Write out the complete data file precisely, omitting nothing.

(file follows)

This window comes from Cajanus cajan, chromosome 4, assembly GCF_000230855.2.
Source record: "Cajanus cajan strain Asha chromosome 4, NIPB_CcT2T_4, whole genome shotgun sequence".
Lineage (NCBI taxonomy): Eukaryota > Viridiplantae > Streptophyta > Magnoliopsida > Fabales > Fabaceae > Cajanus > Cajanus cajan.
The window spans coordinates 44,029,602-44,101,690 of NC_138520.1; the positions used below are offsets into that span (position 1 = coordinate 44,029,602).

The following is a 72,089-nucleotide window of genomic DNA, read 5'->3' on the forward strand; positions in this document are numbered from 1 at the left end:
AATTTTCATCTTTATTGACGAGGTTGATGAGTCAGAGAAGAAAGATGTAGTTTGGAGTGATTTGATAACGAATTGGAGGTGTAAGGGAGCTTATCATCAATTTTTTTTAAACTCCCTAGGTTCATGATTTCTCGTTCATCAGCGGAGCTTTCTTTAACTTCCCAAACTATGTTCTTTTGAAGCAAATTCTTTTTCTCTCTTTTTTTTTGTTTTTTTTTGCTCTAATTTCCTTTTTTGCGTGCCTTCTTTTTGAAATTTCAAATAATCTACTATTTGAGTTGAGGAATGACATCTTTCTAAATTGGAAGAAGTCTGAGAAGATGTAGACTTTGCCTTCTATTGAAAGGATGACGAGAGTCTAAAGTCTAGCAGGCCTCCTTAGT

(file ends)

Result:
This window comes from Cajanus cajan, chromosome 4, assembly GCF_000230855.2.
Source record: "Cajanus cajan strain Asha chromosome 4, NIPB_CcT2T_4, whole genome shotgun sequence".
Lineage (NCBI taxonomy): Eukaryota > Viridiplantae > Streptophyta > Magnoliopsida > Fabales > Fabaceae > Cajanus > Cajanus cajan.
The window spans coordinates 44,029,602-44,101,690 of NC_138520.1; the positions used below are offsets into that span (position 1 = coordinate 44,029,602).

The following is a 72,089-nucleotide window of genomic DNA, read 5'->3' on the forward strand; positions in this document are numbered from 1 at the left end:
AATTTTCATCTTTATTGACGAGGTTGATGAGTCAGAGAAGAAAGATGTAGTTTGGAGTGATTTGATAACGAATTGGAGGTGTAAGGGAGCTTATCATCAATTTTTTTTAAACTCCCTAGGTTCATGATTTCTCGTTCATCAGCGGAGCTTTCTTTAACTTCCCAAACTATGTTCTTTTGAAGCAAATTCTTTTTCTCTCTTTTTTTTTGTTTTTTTTTGCTCTAATTTCCTTTTTTGCGTGCCTTCTTTTTGAAATTTCAAATAATCTACTATTTGAGTTGAGGAATGACATCTTTCTAAATTGGAAGAAGTCTGAGAAGATGTAGACTTTGCCTTCTATTGAAAGGATGACGAGAGTCTAAAGTCTAGCAGGCCTCCTTAGT